Stat, by Helen Branswell – The rapid increase in the number of severe birth defects possibly tied to the Zika virus constitutes a global health emergency, the World Health Organization declared Monday, as it called for a global coordinated response to learn more about the situation.
Following the advice of an emergency committee of 18 outside experts, the agency’s director, Dr. Margaret Chan, said the surge in Zika-related cases meets the criteria to be declared a “public health emergency of international concern.”
Chan said the gathered experts agreed there appears a causal relationship between the Zika virus outbreak and an increase in cases of serious birth defects and a neurological condition called Guillain-Barré syndrome. That link is not yet proven, the panel said.
“We need a coordinated international response to make sure we get to the bottom of this,” Chan said at a news conference telecast from WHO headquarters in Geneva.
The Zika virus, once thought to be a wimpy cousin of the more severe dengue and chikungunya viruses, has gained global attention in recent weeks. The reason: Health authorities in Brazil reported that country was experiencing a surge in cases of babies born with abnormally small heads, a condition called microcephaly. They said they believe the increase was due to the Zika outbreak that has swept through parts of Brazil starting last May.
The theory is that infection during pregnancy can in some cases induce microcephaly. Several other viruses — notably rubella (German measles) and cytomegalovirus — are known to sometimes trigger this birth defect.
The Centers for Disease Control and Prevention took the extraordinary step last month of urging women who are pregnant not to travel to locations where Zika virus is spreading. Several other countries — Canada and Britain among them — followed suit.
And a number of affected countries in Latin America are recommending that women delay pregnancy — advice that advocacy groups have denounced as unworkable in countries where access to contraceptives may be limited and where abortions are outlawed.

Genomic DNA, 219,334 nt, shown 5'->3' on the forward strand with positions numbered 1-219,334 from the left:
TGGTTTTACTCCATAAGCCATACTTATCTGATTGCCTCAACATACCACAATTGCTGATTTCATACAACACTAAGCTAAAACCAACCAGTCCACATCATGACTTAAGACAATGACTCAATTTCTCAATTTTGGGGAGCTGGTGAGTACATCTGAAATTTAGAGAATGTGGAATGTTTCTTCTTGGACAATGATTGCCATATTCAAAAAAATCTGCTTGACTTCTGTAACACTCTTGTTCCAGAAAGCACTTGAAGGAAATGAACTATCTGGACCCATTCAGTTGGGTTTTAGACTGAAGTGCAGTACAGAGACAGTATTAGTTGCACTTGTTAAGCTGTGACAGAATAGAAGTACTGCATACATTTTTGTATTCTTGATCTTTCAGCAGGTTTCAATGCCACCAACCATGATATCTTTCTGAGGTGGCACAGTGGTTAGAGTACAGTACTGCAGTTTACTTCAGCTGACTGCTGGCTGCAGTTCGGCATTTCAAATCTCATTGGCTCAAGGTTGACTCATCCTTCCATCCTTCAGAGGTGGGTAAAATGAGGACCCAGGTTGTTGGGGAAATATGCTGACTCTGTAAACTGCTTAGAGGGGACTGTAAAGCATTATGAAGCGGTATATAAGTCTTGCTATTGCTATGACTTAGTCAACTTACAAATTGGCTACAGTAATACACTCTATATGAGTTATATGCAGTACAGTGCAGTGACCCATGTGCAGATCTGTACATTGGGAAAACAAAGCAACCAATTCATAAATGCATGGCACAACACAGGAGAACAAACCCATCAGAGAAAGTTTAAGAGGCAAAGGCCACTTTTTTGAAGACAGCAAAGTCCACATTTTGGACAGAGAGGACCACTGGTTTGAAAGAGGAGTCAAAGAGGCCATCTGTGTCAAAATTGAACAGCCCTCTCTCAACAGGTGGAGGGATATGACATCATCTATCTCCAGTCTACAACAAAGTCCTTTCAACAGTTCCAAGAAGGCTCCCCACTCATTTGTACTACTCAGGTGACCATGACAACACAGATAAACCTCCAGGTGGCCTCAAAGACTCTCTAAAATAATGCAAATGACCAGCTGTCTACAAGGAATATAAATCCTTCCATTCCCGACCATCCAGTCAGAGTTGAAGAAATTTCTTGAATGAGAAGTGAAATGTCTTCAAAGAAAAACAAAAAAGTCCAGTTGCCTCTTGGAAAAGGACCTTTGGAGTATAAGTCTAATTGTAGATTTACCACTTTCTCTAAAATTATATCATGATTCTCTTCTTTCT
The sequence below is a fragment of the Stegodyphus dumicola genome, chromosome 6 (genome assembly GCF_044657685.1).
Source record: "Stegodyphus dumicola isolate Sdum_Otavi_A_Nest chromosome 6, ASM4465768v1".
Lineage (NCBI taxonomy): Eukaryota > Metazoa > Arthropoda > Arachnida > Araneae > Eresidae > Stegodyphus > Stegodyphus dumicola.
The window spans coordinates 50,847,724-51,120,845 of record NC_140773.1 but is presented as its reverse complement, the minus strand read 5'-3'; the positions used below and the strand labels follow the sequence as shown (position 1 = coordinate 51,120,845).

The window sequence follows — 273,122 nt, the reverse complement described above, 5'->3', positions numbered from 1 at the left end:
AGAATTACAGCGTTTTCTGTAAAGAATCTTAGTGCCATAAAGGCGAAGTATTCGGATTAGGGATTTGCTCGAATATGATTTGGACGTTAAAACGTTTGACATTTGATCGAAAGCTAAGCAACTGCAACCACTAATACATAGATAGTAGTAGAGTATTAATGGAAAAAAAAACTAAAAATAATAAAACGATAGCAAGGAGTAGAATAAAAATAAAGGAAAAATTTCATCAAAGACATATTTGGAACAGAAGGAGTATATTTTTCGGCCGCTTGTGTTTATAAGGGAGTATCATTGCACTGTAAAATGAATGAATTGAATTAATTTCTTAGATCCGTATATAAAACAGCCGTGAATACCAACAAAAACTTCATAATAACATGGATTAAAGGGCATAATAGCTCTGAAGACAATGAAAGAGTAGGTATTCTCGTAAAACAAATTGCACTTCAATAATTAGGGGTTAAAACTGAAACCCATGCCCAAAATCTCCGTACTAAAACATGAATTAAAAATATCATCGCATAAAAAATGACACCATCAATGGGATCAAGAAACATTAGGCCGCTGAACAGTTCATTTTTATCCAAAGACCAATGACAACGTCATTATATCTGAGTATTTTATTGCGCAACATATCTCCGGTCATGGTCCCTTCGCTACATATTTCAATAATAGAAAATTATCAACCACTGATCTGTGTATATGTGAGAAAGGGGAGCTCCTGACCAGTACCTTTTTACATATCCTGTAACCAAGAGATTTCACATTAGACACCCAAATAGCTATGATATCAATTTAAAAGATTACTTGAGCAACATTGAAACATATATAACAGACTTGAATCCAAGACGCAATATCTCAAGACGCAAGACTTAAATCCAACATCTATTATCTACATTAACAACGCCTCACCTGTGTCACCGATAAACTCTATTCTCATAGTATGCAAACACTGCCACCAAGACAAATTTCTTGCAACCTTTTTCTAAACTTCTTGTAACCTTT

In addition to microcephaly, there is growing evidence that the Zika outbreak in the Americas — now involving about two dozen countries and territories — may be triggering a rise in the number of cases of Guillain-Barré syndrome, which causes progressive and generally temporary paralysis.
The WHO has been under pressure to ratchet up its response to the Zika virus outbreak, with global health and international health law experts saying the event warrants being declared a public health emergency.
The virus was first discovered in 1947 in the Zika Forest of Uganda. It has been studied little, however, because it was not seen as a widespread threat to humans. Four out of five people infected show no symptoms and those who do experience something like the flu — fever and achy muscles and joints. People who contract Zika may also develop a raised red rash and-or conjunctivitis, commonly known as pink eye.
This is the fourth time since the International Health Regulations were revised in 2005 that the WHO has declared a global public health emergency. The previous events were: the 2009 H1N1 influenza pandemic; the polio eradication effort in May 2014; and West Africa’s devastating Ebola outbreak in August, 2014.
An emergency committee was convened to assess and monitor the ongoing outbreak of Middle East respiratory syndrome or MERS. It has met 10 times, each time concluding the MERS outbreak does not constitute a global public health emergency.